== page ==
IP2 Accelerates CCS-enabled 4D-Proteomics™ with GPU-based Scalable Search Engine
IP2 Adds ‘Run & Done’ Real-Time Capabilities to timsTOF® Proteomics Systems
BILLERICA, Massachusetts, September 30, 2020 -- Bruker Corporation (Nasdaq: BRKR) announces the recent acquisition of the Integrated Proteomics Pipeline (IP2) search engine and proteomics workflow software platform. IP2 was developed by Integrated Proteomics Applications Inc, a company founded by leading proteomics researcher Professor John Yates III, together with Drs. Robin Park and Tao Xu. Financial details of the transaction were not disclosed.
This acquisition further enhances Bruker’s solutions for CCS-enabled 4D-Proteomics™ by adding fast, scalable and GPU-based search engine capabilities for faster data processing and full utilization of molecular collision cross sections (CCS). Benefits include greater data completeness and higher confidence in protein and PTM identification and quantification in unbiased ‘shot-gun’ proteomics. Bruker’s novel timsTOF mass spectrometry systems with >120 Hz duty cycle in PASEF mode are uniquely suitable for real-time search by GPU-enabled, parallel operations on multiple threads.
“Partnering with the IP2 team and the Yates Lab provides an excellent opportunity to enhance Bruker’s bioinformatics capabilities in support of 4D-Proteomics™”, said Dr. Rohan A. Thakur, Bruker’s Executive Vice President for Life Science Mass Spectrometry. “High-throughput proteomics requires unprecedented search engine performance, including the need for low false discovery rates with very large datasets. This will benefit the proteomics research and translational medical community. We are also pleased to announce the establishment of Bruker’s bioinformatics team focused on protein and data science based in San Diego, California, headed by Robin Park who joined Bruker as part of the IP2 asset acquisition. Robin will continue to work closely with the Yates Lab in his new role with Bruker, as well as with other Bruker open proteomics software partners and collaborators.”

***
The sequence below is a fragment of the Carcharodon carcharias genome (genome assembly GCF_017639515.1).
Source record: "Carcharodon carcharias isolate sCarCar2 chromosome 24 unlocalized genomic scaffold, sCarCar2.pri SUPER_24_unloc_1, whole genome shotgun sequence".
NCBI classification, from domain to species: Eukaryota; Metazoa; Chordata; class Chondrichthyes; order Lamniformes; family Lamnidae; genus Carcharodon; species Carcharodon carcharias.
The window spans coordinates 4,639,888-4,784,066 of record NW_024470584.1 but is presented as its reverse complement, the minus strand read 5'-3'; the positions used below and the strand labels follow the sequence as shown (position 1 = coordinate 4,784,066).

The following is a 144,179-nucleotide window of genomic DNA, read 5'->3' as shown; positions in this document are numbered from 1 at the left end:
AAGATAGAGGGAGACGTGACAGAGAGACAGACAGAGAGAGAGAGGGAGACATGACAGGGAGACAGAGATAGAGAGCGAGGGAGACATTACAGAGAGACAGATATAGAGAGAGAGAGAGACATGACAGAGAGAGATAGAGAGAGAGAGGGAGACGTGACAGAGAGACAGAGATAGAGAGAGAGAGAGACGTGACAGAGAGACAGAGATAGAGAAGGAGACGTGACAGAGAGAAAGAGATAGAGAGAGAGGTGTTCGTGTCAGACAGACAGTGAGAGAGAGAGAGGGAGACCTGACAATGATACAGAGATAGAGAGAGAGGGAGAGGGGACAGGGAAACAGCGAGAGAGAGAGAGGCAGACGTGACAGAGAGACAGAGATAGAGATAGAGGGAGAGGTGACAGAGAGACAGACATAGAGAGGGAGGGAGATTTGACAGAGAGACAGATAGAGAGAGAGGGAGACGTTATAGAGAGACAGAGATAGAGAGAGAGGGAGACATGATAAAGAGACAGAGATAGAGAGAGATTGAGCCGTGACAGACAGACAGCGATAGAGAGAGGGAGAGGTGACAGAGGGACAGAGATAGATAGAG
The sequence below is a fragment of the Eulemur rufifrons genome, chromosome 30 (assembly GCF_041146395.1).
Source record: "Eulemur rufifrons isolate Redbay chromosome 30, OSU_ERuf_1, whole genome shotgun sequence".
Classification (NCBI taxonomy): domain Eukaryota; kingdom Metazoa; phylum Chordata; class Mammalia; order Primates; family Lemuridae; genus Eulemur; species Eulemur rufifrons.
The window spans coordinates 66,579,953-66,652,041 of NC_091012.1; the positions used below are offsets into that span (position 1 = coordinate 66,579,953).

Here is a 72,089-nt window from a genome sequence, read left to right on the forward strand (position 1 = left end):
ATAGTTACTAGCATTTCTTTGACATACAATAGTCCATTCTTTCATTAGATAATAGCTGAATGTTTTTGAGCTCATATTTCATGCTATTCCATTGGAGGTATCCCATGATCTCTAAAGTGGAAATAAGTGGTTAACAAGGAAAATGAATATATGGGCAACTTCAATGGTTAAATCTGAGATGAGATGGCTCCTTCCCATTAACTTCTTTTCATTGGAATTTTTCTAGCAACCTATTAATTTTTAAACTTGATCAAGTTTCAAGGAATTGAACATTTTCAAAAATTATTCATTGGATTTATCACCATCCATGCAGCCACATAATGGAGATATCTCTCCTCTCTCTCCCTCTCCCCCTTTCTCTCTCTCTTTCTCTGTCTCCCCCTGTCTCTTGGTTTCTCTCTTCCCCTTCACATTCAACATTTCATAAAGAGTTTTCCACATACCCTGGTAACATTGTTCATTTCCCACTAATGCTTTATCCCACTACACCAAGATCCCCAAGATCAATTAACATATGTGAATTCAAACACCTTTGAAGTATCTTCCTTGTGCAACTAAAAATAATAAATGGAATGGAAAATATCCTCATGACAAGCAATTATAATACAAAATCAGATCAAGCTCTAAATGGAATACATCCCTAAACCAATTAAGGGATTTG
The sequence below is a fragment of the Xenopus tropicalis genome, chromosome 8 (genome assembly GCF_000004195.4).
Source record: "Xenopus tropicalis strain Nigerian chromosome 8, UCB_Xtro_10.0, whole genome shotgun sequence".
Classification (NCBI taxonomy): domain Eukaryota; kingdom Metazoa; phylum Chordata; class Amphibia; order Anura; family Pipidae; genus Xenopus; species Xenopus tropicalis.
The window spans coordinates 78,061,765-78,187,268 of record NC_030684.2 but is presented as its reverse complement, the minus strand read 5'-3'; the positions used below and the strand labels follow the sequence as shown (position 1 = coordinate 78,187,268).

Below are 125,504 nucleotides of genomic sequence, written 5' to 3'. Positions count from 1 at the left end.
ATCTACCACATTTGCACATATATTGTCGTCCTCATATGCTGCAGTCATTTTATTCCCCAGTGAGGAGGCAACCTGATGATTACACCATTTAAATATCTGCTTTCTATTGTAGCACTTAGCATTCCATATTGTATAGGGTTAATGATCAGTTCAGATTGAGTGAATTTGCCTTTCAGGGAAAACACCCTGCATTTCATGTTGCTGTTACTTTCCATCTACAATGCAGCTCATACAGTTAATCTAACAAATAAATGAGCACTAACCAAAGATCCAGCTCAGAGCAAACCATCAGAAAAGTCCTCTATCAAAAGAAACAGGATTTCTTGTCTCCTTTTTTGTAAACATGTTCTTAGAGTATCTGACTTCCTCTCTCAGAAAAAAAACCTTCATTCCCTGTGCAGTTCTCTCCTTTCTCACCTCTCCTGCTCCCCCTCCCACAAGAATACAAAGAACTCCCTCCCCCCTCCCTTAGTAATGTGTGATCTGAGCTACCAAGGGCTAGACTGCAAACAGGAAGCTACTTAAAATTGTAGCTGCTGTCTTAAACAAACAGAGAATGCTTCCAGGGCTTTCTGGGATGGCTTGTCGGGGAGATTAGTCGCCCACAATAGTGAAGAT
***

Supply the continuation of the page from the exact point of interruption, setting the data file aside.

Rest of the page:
About Bruker Corporation (Nasdaq: BRKR)
Bruker is enabling scientists to make breakthrough discoveries and develop new applications that improve the quality of human life. Bruker’s high-performance scientific instruments and high-value analytical and diagnostic solutions enable scientists to explore life and materials at molecular, cellular and microscopic levels. In close cooperation with our customers, Bruker is enabling innovation, improved productivity and customer success in life science molecular research, in applied and pharma applications, in microscopy and nanoanalysis, and in industrial applications, as well as in cell biology, preclinical imaging, clinical phenomics and proteomics research and clinical microbiology. For more information, please visit: www.bruker.com.
About the Yates Lab at TSRI (La Jolla, CA)
Research in the Yates lab is focused on the development and application of mass spectrometry-based proteomics techniques to a wide range of biological questions. Our lab has been instrumental in the evolution of the field to its current status, having pioneered many of the landmark advances that form the basis for prevailing proteomics practices, including shotgun proteomics (McCormack, A. L.; Schieltz, D. M.; Goode, B.; Yang, S.; Barnes, G.; Drubin, D.; Yates, J. R., III. Anal. Chem. 1997, 69, 767−776), database searching (SEQUEST, Eng, J. K.; McCormack, A. L.; Yates, J. R., III. J. Am. Soc. Mass Spectrom. 1994, 5, 976−989), and Multidimensional Protein Identification (MudPIT, Washburn, M. P.; Wolters, D.; Yates, J. R., III. Nat. Biotechnol. 2001, 19, 242−247). We continue the drive to increase the scope, sensitivity and throughput of proteomics technologies and their application to biological questions. Our research encompasses the areas of bioinformatics and software development, methods development and biological applications. The integration of all the elements in the proteomics pipeline within one lab facilitates advances in all of them. The Yates lab has published more than 700 peer reviewed papers. Recent highlights include comprehensive proteomics studies revealing molecular mechanisms implicated in Cystic Fibrosis as well as identification of proteins capable of restoring function to mutated proteins in the disease, and investigations into affective disorders of the brain, including schizophrenia and depression. http://fields.scripps.edu/yates/wp/